Every day, non stop and if you are not making it for the week you are written up. Get three of those and you do not have a job anymore. I always made my rate but to be fair to the people who did not it's not always your fault. Your rate depends on the water spider who gets you your product, your equipment (never works) and the people who put the work on your cart, they are per sorters and any mistake on their part could make a 5 minute cart turn into a 20 minute cart. You also have to contend with the fact that there was someone else before you working at your station! If they made a mistake, it's now your mistake. If the count in the cubby is wrong twice, you are locked out. This means that you have to wait until an overworked Amazon grunt comes to unlock you and figure out your problem([at] my warehouse there was an unlocker who was South African and English was not his first language, you could be locked out for an hour while he squinted at the product.) This rate system leaves no time for errors or gentleness. Just think about the nook or other sensitive electronic that you purchased from Amazon being slung into a tote that is located on a concrete floor :)


All walks of life work at amazon, all you need is a GED or high school diploma (now smx has waived that requirement to work as a temp but if amazon wants to hire you you have to have it). It's the people you meet and get to know that are the best part. A woman who is 8 months pregnant working on the docks, the woman who had a C section three days ago but cannot take time of or she will get fired, the special needs adult whose rate is amazing but has already been written up twice for safety violations......the list goes on. You are all in the stew together and there is a real visceral connection especially with the temps. You bitch about the breaks (really 5 to ten minutes), the rates, the fact that your station has no fan, that you cannot use your personal time (only one smx staffer can be off a night, but amazon lets off five a night). You band together and you try to push through it.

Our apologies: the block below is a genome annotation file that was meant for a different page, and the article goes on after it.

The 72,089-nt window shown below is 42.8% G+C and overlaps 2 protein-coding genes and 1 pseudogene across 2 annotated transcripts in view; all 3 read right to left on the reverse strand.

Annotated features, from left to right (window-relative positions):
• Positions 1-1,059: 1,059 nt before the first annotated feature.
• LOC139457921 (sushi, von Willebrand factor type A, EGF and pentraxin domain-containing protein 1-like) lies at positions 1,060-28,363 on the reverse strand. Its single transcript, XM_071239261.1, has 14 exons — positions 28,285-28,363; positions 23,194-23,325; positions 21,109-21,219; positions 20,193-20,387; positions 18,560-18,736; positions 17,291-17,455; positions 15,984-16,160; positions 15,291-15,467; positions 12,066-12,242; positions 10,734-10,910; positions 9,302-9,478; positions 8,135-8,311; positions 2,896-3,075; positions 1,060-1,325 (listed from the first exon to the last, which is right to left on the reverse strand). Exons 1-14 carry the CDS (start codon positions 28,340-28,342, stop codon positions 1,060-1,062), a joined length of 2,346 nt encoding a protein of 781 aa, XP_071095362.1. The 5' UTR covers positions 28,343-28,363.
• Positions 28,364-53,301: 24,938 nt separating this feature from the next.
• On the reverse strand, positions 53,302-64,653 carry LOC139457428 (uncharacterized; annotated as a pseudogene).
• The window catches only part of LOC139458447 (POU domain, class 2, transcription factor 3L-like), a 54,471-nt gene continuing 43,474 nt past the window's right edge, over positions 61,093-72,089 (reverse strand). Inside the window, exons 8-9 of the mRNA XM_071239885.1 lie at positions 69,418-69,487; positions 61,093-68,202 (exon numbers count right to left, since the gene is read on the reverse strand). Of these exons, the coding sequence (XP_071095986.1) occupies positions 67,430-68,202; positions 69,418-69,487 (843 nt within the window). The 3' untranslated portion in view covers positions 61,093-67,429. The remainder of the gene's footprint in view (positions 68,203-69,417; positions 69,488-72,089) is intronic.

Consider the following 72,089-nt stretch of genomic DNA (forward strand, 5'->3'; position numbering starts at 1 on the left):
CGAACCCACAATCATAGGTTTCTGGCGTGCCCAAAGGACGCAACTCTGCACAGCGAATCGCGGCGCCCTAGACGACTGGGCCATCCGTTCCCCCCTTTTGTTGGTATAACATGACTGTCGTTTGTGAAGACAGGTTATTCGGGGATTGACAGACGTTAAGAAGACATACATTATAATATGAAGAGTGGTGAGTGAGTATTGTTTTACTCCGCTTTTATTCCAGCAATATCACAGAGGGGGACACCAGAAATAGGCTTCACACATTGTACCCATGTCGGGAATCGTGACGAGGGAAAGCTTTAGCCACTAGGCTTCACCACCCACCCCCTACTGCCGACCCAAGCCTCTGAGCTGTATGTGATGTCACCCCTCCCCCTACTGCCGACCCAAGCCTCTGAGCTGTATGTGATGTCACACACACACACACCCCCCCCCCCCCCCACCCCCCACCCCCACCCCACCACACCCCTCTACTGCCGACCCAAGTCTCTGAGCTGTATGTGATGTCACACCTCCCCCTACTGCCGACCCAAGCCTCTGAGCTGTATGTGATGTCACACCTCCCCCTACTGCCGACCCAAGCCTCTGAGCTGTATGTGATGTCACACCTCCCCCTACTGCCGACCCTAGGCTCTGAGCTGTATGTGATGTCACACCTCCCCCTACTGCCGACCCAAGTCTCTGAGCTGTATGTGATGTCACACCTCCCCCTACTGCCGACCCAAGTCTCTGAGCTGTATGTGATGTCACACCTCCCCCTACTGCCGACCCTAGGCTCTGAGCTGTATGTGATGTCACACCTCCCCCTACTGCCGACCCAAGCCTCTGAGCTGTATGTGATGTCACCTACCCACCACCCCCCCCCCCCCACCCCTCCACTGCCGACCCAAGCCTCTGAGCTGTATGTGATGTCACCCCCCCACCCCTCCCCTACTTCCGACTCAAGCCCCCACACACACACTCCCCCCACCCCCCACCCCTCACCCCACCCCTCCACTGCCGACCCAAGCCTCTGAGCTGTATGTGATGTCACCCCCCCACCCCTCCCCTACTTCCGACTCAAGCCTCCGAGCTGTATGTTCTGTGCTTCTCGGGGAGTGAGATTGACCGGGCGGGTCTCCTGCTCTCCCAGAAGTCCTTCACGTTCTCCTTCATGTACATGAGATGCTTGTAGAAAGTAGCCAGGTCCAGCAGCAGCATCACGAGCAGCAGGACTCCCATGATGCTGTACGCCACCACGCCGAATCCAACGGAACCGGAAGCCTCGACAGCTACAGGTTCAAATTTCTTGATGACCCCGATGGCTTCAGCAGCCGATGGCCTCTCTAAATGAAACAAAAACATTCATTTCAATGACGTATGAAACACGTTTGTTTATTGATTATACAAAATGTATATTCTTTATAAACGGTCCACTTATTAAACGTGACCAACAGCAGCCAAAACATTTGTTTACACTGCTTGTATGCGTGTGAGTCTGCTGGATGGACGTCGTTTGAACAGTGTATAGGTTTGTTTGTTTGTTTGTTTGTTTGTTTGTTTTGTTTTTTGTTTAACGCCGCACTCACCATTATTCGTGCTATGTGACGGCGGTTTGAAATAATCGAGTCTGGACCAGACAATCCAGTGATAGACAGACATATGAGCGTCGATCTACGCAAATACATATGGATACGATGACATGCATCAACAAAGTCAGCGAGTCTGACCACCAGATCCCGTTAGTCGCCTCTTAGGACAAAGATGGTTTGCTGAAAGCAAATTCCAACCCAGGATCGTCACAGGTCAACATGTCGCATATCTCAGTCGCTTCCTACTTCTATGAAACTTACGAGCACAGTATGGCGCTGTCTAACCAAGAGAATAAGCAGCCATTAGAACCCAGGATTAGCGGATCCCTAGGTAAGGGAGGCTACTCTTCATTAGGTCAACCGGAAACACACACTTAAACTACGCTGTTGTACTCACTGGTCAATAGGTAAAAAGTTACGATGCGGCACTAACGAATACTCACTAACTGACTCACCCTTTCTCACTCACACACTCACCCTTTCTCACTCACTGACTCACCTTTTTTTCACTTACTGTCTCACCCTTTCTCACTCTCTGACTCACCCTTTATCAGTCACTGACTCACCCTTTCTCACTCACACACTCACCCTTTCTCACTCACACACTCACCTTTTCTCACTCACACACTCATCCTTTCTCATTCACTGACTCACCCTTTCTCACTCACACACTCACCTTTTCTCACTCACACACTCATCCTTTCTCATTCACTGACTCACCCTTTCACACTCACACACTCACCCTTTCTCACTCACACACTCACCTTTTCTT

Smx: the worst staffing agency in the nation (ok so I do not really know that but I assume). You are treated like a child, a dumb child at that. If you get sick you can go to amcare or use your personal time. They do not care if you you keel over on the line (I have seen three people pass out at work) all they care about is rate and getting those stations filled. To do this they cut corners and hire people who can not do the work. They also over book all their shifts the first day. There are usually 15 spots and the send 20 people, so if you are later than the last person you are sent away and have to do scheduling again. They are a morally defunct company that must have come from the pits of hell, you know the place where the devil and Judas reside. That's my rant and I'm done. Will never go to work their again as long as they keep that company.